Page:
Good luck~

KimmyToo
02-08-2006, 08:16 AM
Ok, I feel like I MAJORLY need to defend myself here. :( First off, I have never, never, never, not before surgery, not after surgery, told my mom anything like, "you shouldn't eat that." Not even "are you sure you should eat that." I was simply stating what I observed her doing and how I felt about it. As I originally stated, I am also overweight. I have been since I was in high school, and I know exactly what it's like to have someon telling me what I should or should not eat. The reason I posted here to ask what I needed to do is because I didn't know how to handle this. I've never been through what she's going through, so I wanted some advice from folks who have been. We were told horror stories at the hospital about people eating bacon and having it surgically removed. I simply do not want to have her back in the hospital having something ripped out of her new stomach. I feel like I agreed to be her support person NOT to be her food police, but to do anything and everything I can to HELP her along the way. I just needed suggestions on how to do so. And I suggested she pour salt into her hand and lick it off. She said it isn't the same as a chip, I laughed it off, and we went on.

I guess I also needed someone to tell me everything is going to be OK as well, hence my saying I need support, too. I am the type of person to always worry about everyone else, take care of everyone else, and neglect myself. I know that, I fully admit that, and I keep trying to remind myself that I need to be thinking of me, but I just don't most of the time. I think I needed reassurance from others who've been where she is that as hard as this is right now, it will pass, and she'll get on to the next stage and be happier. I feel I've gotten some fabulous responses, and I thank you for that.

hubs
02-08-2006, 02:05 PM
Kimmy, I wanted to come back in here and clarify what I intended earlier but the site has been unavailable until now. I apologize if my tone left you feeling on the defensive. That wasn't my intention. In my attempt to say that what your Mom is going through is normal and that she needs to discover her new reality for herself I sounded far too harsh and judgemental of your concerns. Again, I apologize.

I'm not sure how a family member or friend best supports someone they care about when they see them engaging in behaviour they recognize as potentially self destructive, without pushing the wrong buttons. I think so many people who struggle with these issues struggle with control issues in all other aspects of their lives too. Its choppy water even at the best of times.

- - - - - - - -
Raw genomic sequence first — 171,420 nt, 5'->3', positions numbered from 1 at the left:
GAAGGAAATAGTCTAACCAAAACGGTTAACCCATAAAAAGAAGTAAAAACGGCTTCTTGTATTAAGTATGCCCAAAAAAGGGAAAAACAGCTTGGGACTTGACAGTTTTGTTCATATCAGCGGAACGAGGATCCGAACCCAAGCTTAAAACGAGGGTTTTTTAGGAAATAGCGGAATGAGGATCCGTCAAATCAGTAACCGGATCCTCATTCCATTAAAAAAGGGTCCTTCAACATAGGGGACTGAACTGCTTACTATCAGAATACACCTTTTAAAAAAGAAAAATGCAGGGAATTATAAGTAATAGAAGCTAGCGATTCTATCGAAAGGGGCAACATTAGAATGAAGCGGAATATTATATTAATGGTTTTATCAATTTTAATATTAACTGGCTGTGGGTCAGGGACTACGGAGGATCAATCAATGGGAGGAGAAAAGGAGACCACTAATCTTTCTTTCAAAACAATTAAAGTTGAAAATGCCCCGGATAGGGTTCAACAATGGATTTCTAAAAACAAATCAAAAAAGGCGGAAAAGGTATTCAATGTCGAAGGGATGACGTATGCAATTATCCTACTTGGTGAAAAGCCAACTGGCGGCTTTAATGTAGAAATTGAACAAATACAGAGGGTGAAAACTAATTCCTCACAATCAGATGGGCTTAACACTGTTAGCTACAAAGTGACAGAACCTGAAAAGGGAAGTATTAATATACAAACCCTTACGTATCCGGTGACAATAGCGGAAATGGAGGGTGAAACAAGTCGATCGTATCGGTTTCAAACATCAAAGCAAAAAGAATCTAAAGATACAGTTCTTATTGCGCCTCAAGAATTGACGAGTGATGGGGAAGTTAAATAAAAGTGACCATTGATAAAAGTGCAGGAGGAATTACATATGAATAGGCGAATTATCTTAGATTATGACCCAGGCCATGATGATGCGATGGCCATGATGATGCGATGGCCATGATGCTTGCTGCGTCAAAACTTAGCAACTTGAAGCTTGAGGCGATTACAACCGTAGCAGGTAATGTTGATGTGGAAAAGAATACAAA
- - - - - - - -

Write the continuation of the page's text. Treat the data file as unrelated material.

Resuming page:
You've done a wonderful thing for yourself by asking for support here. That's the best thing you can do. Both for yourself, and for your Mom. She'll get through this new transition. So will you.

Back to the salt/chip thing. And I'm not advocating this at all! But it reminded me of a close personal friend who had WLS. For the first entire year she 'lived' on diet coke and cheesies. I kid you not. She went down from 320 to 135. For a minute. But when she had to start learning how to eat real food she was lost at sea all over again and gained it all back. Its those food choices that make all the difference no matter how you choose to lose.

christineu
02-08-2006, 07:17 PM
I'm sorry if I misread your orginal post, but when you questioned if you should go back to worrk or not, it raised some red flags for me. One big draw back of on-line communication is the lack of emotional cues, is what someone said to be taken literal or figuratively? You just can't tell when all you have are words on the screen.

You know your mom best. It can't be easy watching someone you love go through all this and I know you truely want her to suceed. But its not just through our words that we influence people- you mentioned the look of shock on your face when you saw her with something she wasn't suppose to have and I'm sure I probably would have done the same thing. Its hard to check all your personal emotions & beliefs at the door- even more so when you are dealing with a family member, as Hubs said. Be there to support in any decision she makes, let her know that you'll listen if she needs to talk to someone.

Her relationship with food has been drastically changed and its going to take time for her to adjust. I know with myself that after all these years of dealing with my GI disorder that I still can't believe I can't eat chocolate. I don't know why I do it, why I think this time will be any better then last time, that I'll be any less sick afterwards- but I do again and again. Your Mom will test her limits and boundries- I would just hope she could hold off doing so until she has at least recovered from her surgery.

Good luck to both of you~